Child mental health in focus as cases rise in Oman

Oman Saturday 07/April/2018 20:51 PM
By: Times News Service
Child mental health in focus as cases rise in Oman

Muscat: Nearly 5,000 children, up to age 11, have been treated in government institutions for mental health issues, according to the latest statistics from the Ministry of Health (MoH).
The annual 2016 report by the Ministry of Health detailed mental health concerns and total visits to psychiatric clinics at MoH institutions, and found that “there were 4,991 cases of children between the ages 0-11, of which 3,386 were girls and 1,605 were boys.”
Additionally, for ages 12-19 and 20-44, the total visits were 4,978 and 51,190, respectively. In all three ages groups, there were more cases of visits among women, than men. “Between the ages of 12-19, 2,513 were girls and 2,465 were boys, while there were 31,805 female cases, compared to 20,385 males between the ages of 20-44,” noted the report.
In 2016 there were 150 more cases, compared to 2015, in which total visitors reached 99,063. With regards to governorates, North Al Batinah saw the highest number of visits, with 23,938, followed by Muscat with 20,710. On the other hand, Al Buraimi reported only 21 cases.
The reason for visits included “mental and behavioural disorders due to drug or substance uses, delusional disorders, stress related disorders, mental retardation, and emotional disorders during childhood and adolescence,” MoH’s annual report revealed. The increase in the number of cases could be due to the change in society’s views regarding mental health, according to experts.
Dr. Muna Al Shekaili, head of the department of child and adolescent psychiatry at Al Masarra hospital, noted, “There has been a significant increase in the number of cases received by the hospital, from 650 cases in 2014, to 2,473 cases in 2017.”
Al Masarra Hospital is the only specialty hospital for psychiatry in the Sultanate, with 245 beds.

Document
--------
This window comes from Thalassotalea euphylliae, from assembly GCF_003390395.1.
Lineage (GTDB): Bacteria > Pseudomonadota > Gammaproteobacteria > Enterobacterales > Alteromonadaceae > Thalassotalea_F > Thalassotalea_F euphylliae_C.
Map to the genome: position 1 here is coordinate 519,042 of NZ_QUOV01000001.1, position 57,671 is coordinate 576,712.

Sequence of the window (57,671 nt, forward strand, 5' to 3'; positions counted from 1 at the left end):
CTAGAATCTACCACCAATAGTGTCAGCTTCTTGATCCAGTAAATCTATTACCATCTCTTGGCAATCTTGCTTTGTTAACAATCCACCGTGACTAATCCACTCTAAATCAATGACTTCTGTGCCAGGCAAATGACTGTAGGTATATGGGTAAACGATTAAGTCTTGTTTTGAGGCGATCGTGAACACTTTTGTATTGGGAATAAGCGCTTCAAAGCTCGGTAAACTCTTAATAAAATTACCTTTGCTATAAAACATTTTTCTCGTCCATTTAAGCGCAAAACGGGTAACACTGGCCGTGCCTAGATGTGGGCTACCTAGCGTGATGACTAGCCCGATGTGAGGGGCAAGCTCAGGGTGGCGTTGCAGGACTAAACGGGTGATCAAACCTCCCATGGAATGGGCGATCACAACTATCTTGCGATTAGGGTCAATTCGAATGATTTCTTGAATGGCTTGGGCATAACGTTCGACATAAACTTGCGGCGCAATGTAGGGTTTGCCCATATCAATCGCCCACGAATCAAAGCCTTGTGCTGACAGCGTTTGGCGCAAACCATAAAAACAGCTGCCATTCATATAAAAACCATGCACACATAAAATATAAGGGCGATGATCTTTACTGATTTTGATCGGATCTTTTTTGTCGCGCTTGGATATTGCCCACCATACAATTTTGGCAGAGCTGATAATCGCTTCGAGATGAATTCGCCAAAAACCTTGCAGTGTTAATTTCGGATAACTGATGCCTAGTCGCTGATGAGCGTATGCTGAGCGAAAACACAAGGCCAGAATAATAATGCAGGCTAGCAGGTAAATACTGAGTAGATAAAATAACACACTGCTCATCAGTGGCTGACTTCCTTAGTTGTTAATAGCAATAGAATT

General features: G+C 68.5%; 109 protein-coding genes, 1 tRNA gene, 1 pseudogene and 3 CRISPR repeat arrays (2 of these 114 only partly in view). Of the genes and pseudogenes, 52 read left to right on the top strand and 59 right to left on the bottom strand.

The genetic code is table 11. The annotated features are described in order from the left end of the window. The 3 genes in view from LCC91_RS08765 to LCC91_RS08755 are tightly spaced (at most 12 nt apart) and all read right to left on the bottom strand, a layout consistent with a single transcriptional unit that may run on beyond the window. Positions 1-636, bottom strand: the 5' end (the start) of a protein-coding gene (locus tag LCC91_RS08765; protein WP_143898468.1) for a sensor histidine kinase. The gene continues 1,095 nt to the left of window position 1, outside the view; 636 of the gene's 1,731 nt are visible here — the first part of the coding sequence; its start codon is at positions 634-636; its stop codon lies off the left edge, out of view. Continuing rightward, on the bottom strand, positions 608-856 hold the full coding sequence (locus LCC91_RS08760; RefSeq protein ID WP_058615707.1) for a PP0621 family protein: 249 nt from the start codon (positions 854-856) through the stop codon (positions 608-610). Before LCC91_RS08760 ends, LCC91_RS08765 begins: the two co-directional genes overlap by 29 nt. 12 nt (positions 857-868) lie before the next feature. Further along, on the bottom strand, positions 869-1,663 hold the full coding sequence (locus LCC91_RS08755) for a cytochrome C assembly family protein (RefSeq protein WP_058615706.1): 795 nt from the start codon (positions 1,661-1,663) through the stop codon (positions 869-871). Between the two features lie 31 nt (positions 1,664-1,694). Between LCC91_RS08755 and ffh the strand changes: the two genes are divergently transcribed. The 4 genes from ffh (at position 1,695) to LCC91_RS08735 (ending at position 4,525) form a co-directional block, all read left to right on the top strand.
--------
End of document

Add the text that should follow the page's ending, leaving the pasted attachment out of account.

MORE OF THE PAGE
“Generally, there is a large increase in awareness, which has led to a rise in the number of cases we receive. Nowadays, parents bring their children to the hospital for treatment as soon as they notice any abnormal behaviour,” said Dr Al Shekaili. The ministry has been carrying out a number of campaigns to raise awareness about psychological conditions.
The Sultanate has come a long way with regards to how it portrays and deals with mental health. Today, most hospitals in the Sultanate have a mental health clinic, she added.
“With regards to Al Masarra Hospital, six year ago there was one paediatrician, who was not a specialist in adolescent mental health. But today we have specialist doctors, and teams in teenage psychiatry,” noted Hanan Al Samri, Senior Nurse at Al Masarra Hospital. She added, “There needs to be a stronger cooperation between the Ministry of Health, Education and Social Development, in order to improve services for children’s mental health.”
Modern lifestyles have also contributed to the emergence of new psychiatric conditions not previously seen.
“One of the strangest cases we encountered in the clinic was a teenager who spent more than 21 hours per day playing video games, and would sleep only when he collapsed,” said Al Shekaili.
There are a number of mental disorders that can be easily observed, unlike disorders such as anxiety and depression, which may persist with a child for a long time and worsen into critical stages.
“Parents can observe a number of signs to discover whether their child is suffering from a mental illness, such as if a child is between the age of three to nine and is afraid of darkness and of sleeping alone, or if the child suffers from insomnia or is afraid to be in new places,” Al Shekaili said.
“Other signs include a sudden increase or decrease in appetite, or if a child who has no energy has suicidal thoughts, or suddenly changed their personality from being quiet to displaying aggression towards themselves and others.
“We received a case of a child with schizophrenia. The case began when he was a student who excelled in school academically, but was socially isolated and very quiet. His parents never noticed, which led to his condition developing into depression and hallucinations, and ultimately a diagnosis of schizophrenia,” said Hanan.
In this case, the diagnosis could have prevented the worsening of the disease if the parents were more aware of the child’s mental health in the initial stages.
There are a number of causes that lead to mental health disorders. “Children begin to hurt themselves to draw parents’ attention to their psychological problems and stress,” noted Al Shekaili.
Al Samri, who has an MA in child and adolescent mental health, noted, “The main causes for physiological issues in teenagers are the bad company they keep, social issues, divorce or the absence of a parent, lack of communications between a parent and child, and a lack of activities for the child during their free time. “
Al Samri added, “The most common reason amongst the cases received at Al Masarra hospital are caused by sexual, emotional or physical abuse in addition to depression, anxiety and even genetics.”